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Flay (2018) - Movie Review

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Flay - Movie Review

Movie Review

4 starsIt begins with a montage of old photographs. Native Americans at home on the land. That’s how Flay opens its color-drained canvas of horror. Don’t get comfortable, though. Whatever stirring and romanticized ideas you have about the old west will soon be jettisoned for good. This is a harsh land and its troubled history is returning. Guided by mournful drums and a narration that quickly eludes to a graphic flaying of faces courtesy of white settlers, we get our first reminders of its ancient brutality.

And it begins with a curse that echoes down the centuries.

We belong to the land. That’s one takeaway from the long-awaited Horror fantasy from director Eric Pham. No matter where you stand or whatever flag flies above your skies from atop the local courthouse, there is no escaping the fact that we belong to the land. It is not vice versa and it is all sacred land.

The second lesson is one you should probably already know. Simply put, no matter what happens in your life and no matter how horrible it becomes, you do NOT fuck with a medicine man. Never forget that. Flay, a Native American-themed horror film that will be released this week via Distribber reminds us of both of those two very important lessons. Pray it doesn’t seep into your nightmares tonight.

Should you ever forget such important lessons, I will point you in the direction of this tasty grindhouse-like horror flick in which a chain, used in the death of a medicine man, becomes possessed by the vengeful spirit of said shaman and all who own it – even if the links are broken up – get dealt with accordingly.

Directed by a unique talent who previously cut his teeth in film working visual effects on some of director Robert Rodriguez’s best-known films, including Planet Terror and Sin City, this film is full on practical in its display of visual effects. That helps us appreciate its intentions so much more than the CGI flick of blood and chisel.

Thankfully, Flay is an unnerving slice of retrograde terror. As far as horror titles go, this is the film to beat this year. Indeed, Flay and its faceless killer is that striking of a horror flick. And, yes, much of Pham’s film feels very much like a lived-in Rodriguez flick. The film co-stars Johnny Walter, Violett Beane, A. Michael Baldwin, and Patricia Cane, and features a very southern-inspired soundtrack of grisly blues to complete its grindhouse flair.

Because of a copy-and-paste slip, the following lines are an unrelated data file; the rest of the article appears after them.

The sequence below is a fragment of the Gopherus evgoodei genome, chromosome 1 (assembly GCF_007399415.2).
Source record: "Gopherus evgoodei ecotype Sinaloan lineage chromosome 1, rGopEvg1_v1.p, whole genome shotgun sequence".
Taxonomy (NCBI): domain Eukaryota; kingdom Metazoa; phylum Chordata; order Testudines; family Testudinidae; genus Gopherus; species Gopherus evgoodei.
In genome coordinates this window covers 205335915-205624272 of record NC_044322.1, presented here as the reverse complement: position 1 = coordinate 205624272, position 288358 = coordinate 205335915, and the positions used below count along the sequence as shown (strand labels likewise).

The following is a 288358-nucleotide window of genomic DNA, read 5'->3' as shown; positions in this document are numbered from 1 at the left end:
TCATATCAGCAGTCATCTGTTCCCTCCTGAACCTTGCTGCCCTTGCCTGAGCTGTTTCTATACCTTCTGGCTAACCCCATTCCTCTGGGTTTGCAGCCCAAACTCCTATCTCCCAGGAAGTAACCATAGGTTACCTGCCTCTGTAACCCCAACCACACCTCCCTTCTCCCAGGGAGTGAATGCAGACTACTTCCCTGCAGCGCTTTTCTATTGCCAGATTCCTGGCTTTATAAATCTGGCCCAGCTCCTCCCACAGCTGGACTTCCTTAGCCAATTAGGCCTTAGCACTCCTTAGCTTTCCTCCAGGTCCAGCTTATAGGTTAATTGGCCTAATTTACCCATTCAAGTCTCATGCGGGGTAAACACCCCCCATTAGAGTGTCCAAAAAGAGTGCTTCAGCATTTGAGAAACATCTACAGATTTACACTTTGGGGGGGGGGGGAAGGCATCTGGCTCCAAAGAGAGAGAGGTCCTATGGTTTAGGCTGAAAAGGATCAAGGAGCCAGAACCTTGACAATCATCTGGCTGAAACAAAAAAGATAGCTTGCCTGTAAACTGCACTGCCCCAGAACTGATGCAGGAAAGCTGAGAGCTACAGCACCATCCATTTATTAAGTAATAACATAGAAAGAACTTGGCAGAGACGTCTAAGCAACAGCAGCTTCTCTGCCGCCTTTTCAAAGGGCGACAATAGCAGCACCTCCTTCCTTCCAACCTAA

From its Austin, Texas shooting location to its main lead, the ever-popular (and attractive) Elle LaMont (Alita: Battle Angel, Machete Kills) as Moon Crane, Flay has all the right ingredients to be one of this year’s most memorable horror treats. It is every bit the disturbing tale you really want it to be and, with stirring visuals, the movie proves to be more than just a revenge-centered slasher film with a new Slenderman-inspired figure at the center of its deadly strikes.

Beginning with the death of a junkie mother, one estranged daughter, Moon, returns home to help her brother, River (Dalton E. Gray), cope with the sudden loss. He’s convinced his mother’s death is due to drugs and alcohol and he’s no less pleased that Moon, who has been gone for a long time, has returned to ease his troubled heart. Let her burn. Hell, let them both burn, he seems to indicate.

Moon, after getting some details concerning her mother’s break from drugs and her interest in art, isn’t as easily convinced of her suicide. There is something stranger at play here. Soon enough, she stumbles upon the truth and it involves the accidental awakening of the curse upon the chains that once kept a shaman in check. Tortured and killed at the beginning of the movie, he placed a curse upon the chains that the movie absolutely delivers upon.

And the vengeful spirit of this medicine man does more than just kill his victims. No. In Flay, written by screenwriter Matthew Daley, the ones who die are indeed the lucky ones. They should count their blessings that they don’t wind up trapped in some sort of limbo land between two planes of existence. Frightening as hell, this moody tale is atmospheric and moody and its cast delivers on the promise of its B-movie appeal.

Peeling the skin off of a dead man requires a steady hand. Fortunately, the artist at the helm of this sick feature has exactly that.

Sharpen your knives, the time to Flay has arrived!

Film Details

Flay - Movie Review

MPAA Rating: Unrated.
Runtime: 94 mins
Director: Eric Pham
Writer: Matthew Daley
Cast: Violett Beane, Elle LaMont, A. Michael Baldwin
Genre: Drama | Fantasy
Tagline:
Memorable Movie Quote: "I think someone tried to kill me tonight."
Distributor: Phame Factory
Official Site: www.flaymovie.com/
Release Date: March 6, 2018 (VOD)
DVD/Blu-ray Release Date: No details available.
Synopsis: Recovering addict Patricia Crane inadvertently unleashes a centuries old curse and empowers Flay, a faceless killer who drags his victims to the netherworld, brutally flays them and traps their souls.

Blu-ray Review

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Flay - Movie Review

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